The Kingdom of Saudi Arabia, the richest Arab nation and the home to Islam’s holiest sites, must feel under siege these days. Pressure is coming from many fronts, among them a costly war in Yemen, diplomatic tensions with the U.S. over a new law in which families of 9/11 victims can sue Saudis, and low oil prices that have lead to financial austerity. However, a little-reported debate over the future of a strain of Saudi Arabia’s Wahhabi creed could be a tipping point that destabilizes the whole country.
A consortium of UAE and Egyptian interests meeting of all places in Grozny, Chechnya, is the front line of this new pressure point. They are there to discuss Wahhabism, a Saudi belief system that breeds Salafist terrorists from al-Qaeda to Islamic State. In this sense, the Grozny venue is significant. The Wahhabi creed in the Caucuses region seems to have undergone its own “reformation” in recent years.
Gone are the days of Chechnya being a terrorist outpost in the Russian Federation, attacking aviation, transportation, schools, hospitals, and theaters. A new strain of Wahhabism is now an integral part of the Kremlin’s current drive to make Chechnya, under Chechen President Ramzan Kadyrov, a shining example of Islam and politics working in unison for social and economic development.
Kadyrov’s pro-Russian government sees Grozny as a model for expunging takfiri (violent excommunication) thinking from Wahhabism. Benefitting from intelligence from the Chechen community in Arab countries, the Chechen president plays a role in helping Russia, Syria, and Jordan to target Chechen networks in the evaporating Islamic State.
In other words, a functional model of political Islam is being generated out of all places from Russia. With backing from Egypt and the UAE, this new model of political Islam based on moderate, politically-oriented Sufism is now at the center of the discussion on Wahhabism. Sufi teachings focus on the spiritual rather than the political side of religion and tend to interpret main religious principles, such as jihad, as spiritual matters that one must tame and guide along the path of goodness.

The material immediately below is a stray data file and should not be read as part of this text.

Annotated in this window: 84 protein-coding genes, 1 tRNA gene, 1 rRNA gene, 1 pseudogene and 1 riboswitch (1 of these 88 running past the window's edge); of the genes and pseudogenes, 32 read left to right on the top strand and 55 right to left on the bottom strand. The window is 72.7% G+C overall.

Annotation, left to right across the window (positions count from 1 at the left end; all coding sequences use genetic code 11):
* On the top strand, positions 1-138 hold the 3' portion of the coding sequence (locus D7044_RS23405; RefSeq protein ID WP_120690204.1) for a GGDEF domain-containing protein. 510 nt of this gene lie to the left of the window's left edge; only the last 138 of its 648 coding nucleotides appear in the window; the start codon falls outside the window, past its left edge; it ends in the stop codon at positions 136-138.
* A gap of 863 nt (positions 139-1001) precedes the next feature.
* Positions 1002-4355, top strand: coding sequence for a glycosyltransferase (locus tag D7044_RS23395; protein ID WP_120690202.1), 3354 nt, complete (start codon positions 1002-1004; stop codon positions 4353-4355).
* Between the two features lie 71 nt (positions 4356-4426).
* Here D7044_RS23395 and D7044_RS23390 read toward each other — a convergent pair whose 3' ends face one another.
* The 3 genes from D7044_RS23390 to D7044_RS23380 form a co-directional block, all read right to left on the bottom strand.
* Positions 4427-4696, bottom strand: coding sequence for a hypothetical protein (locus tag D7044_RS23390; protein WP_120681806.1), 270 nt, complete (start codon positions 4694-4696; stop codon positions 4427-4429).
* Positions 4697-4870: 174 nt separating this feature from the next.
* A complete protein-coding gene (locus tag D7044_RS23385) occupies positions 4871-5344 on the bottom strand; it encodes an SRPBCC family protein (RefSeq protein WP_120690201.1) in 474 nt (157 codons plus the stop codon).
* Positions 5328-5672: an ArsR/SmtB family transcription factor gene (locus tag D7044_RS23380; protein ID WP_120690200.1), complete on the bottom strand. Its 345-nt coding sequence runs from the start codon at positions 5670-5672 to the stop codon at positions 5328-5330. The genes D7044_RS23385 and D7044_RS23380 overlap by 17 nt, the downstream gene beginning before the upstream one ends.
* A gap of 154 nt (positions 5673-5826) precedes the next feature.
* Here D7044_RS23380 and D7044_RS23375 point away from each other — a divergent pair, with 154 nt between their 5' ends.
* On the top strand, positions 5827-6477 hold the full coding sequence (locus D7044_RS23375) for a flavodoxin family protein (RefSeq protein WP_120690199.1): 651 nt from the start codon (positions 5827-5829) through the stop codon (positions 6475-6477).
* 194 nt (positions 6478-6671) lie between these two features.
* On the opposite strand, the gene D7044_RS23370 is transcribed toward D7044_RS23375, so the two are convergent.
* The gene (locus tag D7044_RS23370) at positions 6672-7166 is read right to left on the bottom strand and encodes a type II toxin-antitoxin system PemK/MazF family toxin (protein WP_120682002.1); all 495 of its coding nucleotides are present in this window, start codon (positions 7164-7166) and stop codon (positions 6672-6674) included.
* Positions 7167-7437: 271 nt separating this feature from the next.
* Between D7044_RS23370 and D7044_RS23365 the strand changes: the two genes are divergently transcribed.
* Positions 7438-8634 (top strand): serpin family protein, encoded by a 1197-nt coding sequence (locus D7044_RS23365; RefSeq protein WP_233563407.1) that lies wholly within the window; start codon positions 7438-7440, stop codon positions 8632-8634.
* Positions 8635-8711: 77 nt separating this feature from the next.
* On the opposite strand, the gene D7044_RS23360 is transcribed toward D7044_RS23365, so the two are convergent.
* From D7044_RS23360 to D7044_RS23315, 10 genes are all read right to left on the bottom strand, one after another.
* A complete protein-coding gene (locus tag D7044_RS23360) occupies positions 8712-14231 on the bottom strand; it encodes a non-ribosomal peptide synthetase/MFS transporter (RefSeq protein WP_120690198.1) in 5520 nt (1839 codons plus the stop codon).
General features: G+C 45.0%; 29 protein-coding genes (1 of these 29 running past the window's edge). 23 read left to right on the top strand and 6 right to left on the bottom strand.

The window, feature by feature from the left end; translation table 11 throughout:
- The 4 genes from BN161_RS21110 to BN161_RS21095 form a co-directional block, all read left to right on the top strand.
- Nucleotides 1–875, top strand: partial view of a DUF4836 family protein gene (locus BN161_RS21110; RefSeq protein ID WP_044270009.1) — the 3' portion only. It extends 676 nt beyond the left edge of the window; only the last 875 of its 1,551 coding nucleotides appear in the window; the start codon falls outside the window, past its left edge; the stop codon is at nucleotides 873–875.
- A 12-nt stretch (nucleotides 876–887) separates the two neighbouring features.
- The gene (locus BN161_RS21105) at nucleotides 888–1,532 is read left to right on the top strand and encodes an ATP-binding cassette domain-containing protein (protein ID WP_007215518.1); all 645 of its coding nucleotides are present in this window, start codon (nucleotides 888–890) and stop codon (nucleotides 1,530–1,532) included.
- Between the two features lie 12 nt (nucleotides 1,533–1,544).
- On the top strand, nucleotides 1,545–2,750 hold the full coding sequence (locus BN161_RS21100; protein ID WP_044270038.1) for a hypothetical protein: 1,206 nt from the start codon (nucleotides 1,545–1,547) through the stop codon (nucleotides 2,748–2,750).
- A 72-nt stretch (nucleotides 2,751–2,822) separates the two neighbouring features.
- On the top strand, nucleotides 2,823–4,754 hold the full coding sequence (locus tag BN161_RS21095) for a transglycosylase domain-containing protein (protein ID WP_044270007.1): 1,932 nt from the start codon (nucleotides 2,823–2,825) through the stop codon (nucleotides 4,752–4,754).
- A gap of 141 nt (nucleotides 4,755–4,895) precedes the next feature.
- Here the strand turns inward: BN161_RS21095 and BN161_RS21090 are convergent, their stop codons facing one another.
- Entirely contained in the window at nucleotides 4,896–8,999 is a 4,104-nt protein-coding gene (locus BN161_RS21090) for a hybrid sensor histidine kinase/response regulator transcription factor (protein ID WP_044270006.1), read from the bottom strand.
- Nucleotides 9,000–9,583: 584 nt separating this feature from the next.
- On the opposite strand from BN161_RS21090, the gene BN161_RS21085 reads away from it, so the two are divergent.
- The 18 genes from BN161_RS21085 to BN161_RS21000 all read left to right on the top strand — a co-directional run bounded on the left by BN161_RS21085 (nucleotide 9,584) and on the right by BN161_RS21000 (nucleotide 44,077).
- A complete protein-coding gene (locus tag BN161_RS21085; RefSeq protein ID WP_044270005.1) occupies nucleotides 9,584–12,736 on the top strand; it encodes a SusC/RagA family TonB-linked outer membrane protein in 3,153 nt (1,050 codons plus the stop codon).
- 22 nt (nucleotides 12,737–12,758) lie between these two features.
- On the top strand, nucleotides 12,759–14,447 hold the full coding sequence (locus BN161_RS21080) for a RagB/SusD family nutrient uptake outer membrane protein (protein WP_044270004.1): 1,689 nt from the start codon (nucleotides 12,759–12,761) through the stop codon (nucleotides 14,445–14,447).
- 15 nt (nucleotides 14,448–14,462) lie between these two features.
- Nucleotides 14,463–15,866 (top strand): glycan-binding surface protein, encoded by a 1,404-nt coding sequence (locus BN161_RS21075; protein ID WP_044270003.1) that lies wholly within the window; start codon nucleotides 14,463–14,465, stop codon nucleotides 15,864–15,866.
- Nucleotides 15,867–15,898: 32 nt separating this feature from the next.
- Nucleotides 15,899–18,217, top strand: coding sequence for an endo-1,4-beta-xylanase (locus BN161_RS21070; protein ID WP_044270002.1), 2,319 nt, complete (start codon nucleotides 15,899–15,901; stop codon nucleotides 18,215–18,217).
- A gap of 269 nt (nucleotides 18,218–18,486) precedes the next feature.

Discussing Saudi Arabia’s Wahhabist creed in such a public forum with the active support and participation of the greater Arab world is a direct challenge to the vulnerable House of Saud. In addition to its external pressures, the Kingdom has new leadership following the death of King Abdullah in 2015, and an uncertain succession plan. The country is trying to deploy an ambitious new agenda, including a National Transformation Program (NTP) and a massive “Vision 2030” plan advanced by the Deputy Crown Prince.
This is a delicate balancing act: Saudi is trying to accommodate its young population with reforms and development, while placating older conservatives as well as the Kingdom’s clerics, many of whom adhere to the strict Salafist doctrine.
To boot, Sufis make up a tiny minority of the Saudi population. Although Sufis in Saudis faced repression under the Al-Saud, since the mid-2000s a reconciliation between Wahhabi and Sufi clerics has helped the latter feel more included in Saudi society. Now, with Sufism seen as a guiding light against Wahhabist Salafism, Saudi Sufis might make themselves heard in new ways on social media against the Saudi clergy.
Because of a focus on Sufism emanating from Chechnya, the Kingdom faces another pressure point and an accelerated threat to its stability. Why Arab allies, in conjunction with Russia, would try to undermine Saudi Arabia is questionable. Relations between Sufis and adherents of other non-Sunni religions and sects is largely friendly. This fact is especially true given the deep-rooted idea of pluralism in Sufi eschatology in addition to diverse cultural norms, which makes Sufism more open to neighboring religions and cultures. For the Kingdom, this fact may be too much.
The Salafi-Jihadists of al-Qaeda and Daesh will see an opportunity to exploit this debate to their own ends. They know that if Saudi Arabia’s creed is being debated, then the Kingdom will be in a weakened position. Terrorist attacks against key targets to bring instability to Saudi Arabia will be a primary objective. This new debate on Wahhabism will only empower extremists, not neuter them.
Written By Shehab Al Makahleh and Theodore Karasik
Dr. Al Makahleh is the co-founder of Geostrategic Media and Dr. Karasik is senior advisor at Gulf State Analytics.
Source: Foreign Policy Association